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Ivosidenib

Generic Name: ivosidenib (EYE voe SID e nib)
Brand Name: Tibsovo

Medically reviewed by Drugs.com on Oct 12, 2018 – Written by Cerner Multum

What is ivosidenib?

See also: Xospata

Ivosidenib targets a specific gene mutation called IDH1, which can affect your bone marrow. IDH1 mutation prevents young blood cells from developing into healthy adult blood cells, which can result in symptoms of acute myeloid leukemia.

Ivosidenib is used to treat acute myeloid leukemia (AML) in adults with an IDH1 mutation. ivosidenib is used when AML has come back or has not improved with prior treatment.

Ivosidenib may also be used for purposes not listed in this medication guide.

Important Information

Ivosidenib can cause a condition called differentiation syndrome, which affects blood cells and can be fatal if not treated. This condition may occur within 1 days to 3 months after you start taking ivosidenib.

Seek medical help right away if you have symptoms of differentiation syndrome: fever, dizziness, cough, trouble breathing, swelling, rapid weight gain, rash, or decreased urination.

Before taking this medicine

You should not use ivosidenib if you are allergic to it.

Tell your doctor if you have ever had:

  • heart disease;

  • long QT syndrome (in you or a family member);

  • nerve problems; or

  • an electrolyte imbalance (such as low levels of potassium, sodium, or magnesium in your blood).

Ivosidenib may harm an unborn baby. Use a barrier form of birth control (condom or diaphragm with spermicide) to prevent pregnancy while you are using ivosidenib. Hormonal contraception (birth control pills, injections, implants, skin patches, and vaginal rings) may not be effective enough to prevent pregnancy during your treatment.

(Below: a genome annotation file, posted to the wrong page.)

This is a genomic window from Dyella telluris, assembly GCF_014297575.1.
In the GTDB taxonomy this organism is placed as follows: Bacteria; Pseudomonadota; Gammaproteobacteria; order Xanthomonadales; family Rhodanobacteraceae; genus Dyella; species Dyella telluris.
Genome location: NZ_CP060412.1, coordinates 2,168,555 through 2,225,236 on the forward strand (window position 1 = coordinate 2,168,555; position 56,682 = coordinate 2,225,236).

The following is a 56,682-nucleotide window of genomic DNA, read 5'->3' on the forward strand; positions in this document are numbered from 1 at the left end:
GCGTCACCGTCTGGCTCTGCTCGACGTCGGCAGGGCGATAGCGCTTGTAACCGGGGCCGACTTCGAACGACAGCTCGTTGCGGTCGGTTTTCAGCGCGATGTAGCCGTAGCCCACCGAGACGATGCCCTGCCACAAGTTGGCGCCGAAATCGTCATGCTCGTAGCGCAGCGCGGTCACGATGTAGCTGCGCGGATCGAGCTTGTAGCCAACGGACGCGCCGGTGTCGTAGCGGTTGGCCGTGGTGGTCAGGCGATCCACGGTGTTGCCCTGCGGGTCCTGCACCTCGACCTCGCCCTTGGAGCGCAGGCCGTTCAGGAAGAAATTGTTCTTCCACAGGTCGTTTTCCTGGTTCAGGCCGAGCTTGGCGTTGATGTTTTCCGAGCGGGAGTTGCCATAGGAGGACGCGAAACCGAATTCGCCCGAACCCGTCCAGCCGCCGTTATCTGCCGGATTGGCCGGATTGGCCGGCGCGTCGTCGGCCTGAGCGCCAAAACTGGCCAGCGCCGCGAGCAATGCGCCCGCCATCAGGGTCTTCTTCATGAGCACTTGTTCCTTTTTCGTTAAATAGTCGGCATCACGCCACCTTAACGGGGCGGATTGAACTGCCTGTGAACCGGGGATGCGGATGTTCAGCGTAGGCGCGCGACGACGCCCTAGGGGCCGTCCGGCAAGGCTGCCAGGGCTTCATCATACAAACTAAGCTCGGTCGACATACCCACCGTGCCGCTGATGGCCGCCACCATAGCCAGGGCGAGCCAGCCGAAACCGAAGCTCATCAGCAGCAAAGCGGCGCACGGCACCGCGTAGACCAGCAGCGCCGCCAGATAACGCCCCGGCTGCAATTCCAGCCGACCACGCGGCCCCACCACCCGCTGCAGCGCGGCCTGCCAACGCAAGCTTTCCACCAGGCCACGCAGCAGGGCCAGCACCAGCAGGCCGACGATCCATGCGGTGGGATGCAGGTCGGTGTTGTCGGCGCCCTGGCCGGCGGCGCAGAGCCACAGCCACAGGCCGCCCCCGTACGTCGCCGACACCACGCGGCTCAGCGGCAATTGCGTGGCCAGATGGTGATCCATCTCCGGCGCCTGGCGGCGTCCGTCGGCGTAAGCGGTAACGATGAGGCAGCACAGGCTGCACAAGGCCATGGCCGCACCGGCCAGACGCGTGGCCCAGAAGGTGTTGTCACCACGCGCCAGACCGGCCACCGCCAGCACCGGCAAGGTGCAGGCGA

ivosidenib may affect fertility (ability to have children) in both men and women. However, women should still use birth control to prevent pregnancy because ivosidenib can harm an unborn baby.

You should not breast-feed while using this medicine, and for at least 1 month after your last dose.

How should I take ivosidenib?

Follow all directions on your prescription label and read all medication guides or instruction sheets. Use the medicine exactly as directed.

Swallow the tablet whole and do not crush, chew, or break it.

Take the medicine at the same time each day, with or without food.

Drink plenty of liquids while you are taking ivosidenib.

Do not take ivosidenib with foods that are high in fat, such as butter, bacon, cheese, or whole milk.

If you vomit shortly after taking ivosidenib, do not take another dose. Wait until your next scheduled dose time to take the medicine again.

Your heart function may need to be checked using an electrocardiograph or ECG (sometimes called an EKG).

Store at room temperature away from moisture and heat.

What happens if I miss a dose?

Take the medicine as soon as you can, but skip the missed dose if your next dose is due in less than 12 hours. Do not take two doses at one time.

What happens if I overdose?

Seek emergency medical attention or call the Poison Help line at 1-800-222-1222.